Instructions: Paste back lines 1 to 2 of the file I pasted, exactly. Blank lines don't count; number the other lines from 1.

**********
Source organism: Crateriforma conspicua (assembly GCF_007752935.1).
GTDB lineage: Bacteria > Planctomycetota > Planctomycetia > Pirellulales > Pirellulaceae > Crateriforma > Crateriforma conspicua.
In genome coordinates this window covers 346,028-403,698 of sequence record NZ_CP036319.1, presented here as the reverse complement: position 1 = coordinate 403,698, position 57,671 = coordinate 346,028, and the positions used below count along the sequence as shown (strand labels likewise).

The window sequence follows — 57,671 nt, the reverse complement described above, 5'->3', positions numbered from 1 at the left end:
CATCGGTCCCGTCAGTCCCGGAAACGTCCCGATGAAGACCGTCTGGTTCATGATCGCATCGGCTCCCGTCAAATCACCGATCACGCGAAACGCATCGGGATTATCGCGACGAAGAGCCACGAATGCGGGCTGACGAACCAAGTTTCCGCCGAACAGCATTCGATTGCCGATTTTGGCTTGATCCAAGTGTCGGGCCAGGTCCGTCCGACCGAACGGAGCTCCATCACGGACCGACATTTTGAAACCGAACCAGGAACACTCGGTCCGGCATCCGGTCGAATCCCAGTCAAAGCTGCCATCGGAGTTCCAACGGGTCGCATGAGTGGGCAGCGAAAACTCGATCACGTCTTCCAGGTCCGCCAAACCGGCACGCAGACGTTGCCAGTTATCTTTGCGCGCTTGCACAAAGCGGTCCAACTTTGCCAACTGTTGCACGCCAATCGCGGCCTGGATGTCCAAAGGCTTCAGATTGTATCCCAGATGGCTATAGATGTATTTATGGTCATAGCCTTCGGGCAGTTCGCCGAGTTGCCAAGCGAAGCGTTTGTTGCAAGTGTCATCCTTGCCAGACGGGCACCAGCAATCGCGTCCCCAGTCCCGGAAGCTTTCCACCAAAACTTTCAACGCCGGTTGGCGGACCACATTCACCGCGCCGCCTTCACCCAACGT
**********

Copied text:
Source organism: Crateriforma conspicua (assembly GCF_007752935.1).
GTDB lineage: Bacteria > Planctomycetota > Planctomycetia > Pirellulales > Pirellulaceae > Crateriforma > Crateriforma conspicua.